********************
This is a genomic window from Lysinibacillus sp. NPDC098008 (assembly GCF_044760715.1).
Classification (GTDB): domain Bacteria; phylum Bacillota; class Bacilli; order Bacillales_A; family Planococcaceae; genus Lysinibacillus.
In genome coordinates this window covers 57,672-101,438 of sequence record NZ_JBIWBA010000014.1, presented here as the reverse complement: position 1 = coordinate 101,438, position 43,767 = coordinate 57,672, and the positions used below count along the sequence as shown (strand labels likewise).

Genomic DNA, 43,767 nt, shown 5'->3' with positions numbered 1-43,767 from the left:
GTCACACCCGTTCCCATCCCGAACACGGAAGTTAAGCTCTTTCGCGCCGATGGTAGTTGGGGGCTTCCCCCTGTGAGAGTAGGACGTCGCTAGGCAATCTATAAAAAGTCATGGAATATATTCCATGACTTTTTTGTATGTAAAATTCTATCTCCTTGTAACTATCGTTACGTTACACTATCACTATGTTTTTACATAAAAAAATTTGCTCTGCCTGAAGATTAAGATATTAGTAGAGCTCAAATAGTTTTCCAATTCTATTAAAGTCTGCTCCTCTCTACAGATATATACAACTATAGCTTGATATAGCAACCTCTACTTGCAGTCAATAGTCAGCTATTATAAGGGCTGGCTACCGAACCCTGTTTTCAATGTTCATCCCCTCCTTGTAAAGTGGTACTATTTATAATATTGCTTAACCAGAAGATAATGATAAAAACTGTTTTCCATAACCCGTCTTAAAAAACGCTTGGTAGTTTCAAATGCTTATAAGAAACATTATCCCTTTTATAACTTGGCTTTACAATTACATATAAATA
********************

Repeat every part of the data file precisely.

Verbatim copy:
This is a genomic window from Lysinibacillus sp. NPDC098008 (assembly GCF_044760715.1).
Classification (GTDB): domain Bacteria; phylum Bacillota; class Bacilli; order Bacillales_A; family Planococcaceae; genus Lysinibacillus.
In genome coordinates this window covers 57,672-101,438 of sequence record NZ_JBIWBA010000014.1, presented here as the reverse complement: position 1 = coordinate 101,438, position 43,767 = coordinate 57,672, and the positions used below count along the sequence as shown (strand labels likewise).

Genomic DNA, 43,767 nt, shown 5'->3' with positions numbered 1-43,767 from the left:
GTCACACCCGTTCCCATCCCGAACACGGAAGTTAAGCTCTTTCGCGCCGATGGTAGTTGGGGGCTTCCCCCTGTGAGAGTAGGACGTCGCTAGGCAATCTATAAAAAGTCATGGAATATATTCCATGACTTTTTTGTATGTAAAATTCTATCTCCTTGTAACTATCGTTACGTTACACTATCACTATGTTTTTACATAAAAAAATTTGCTCTGCCTGAAGATTAAGATATTAGTAGAGCTCAAATAGTTTTCCAATTCTATTAAAGTCTGCTCCTCTCTACAGATATATACAACTATAGCTTGATATAGCAACCTCTACTTGCAGTCAATAGTCAGCTATTATAAGGGCTGGCTACCGAACCCTGTTTTCAATGTTCATCCCCTCCTTGTAAAGTGGTACTATTTATAATATTGCTTAACCAGAAGATAATGATAAAAACTGTTTTCCATAACCCGTCTTAAAAAACGCTTGGTAGTTTCAAATGCTTATAAGAAACATTATCCCTTTTATAACTTGGCTTTACAATTACATATAAATA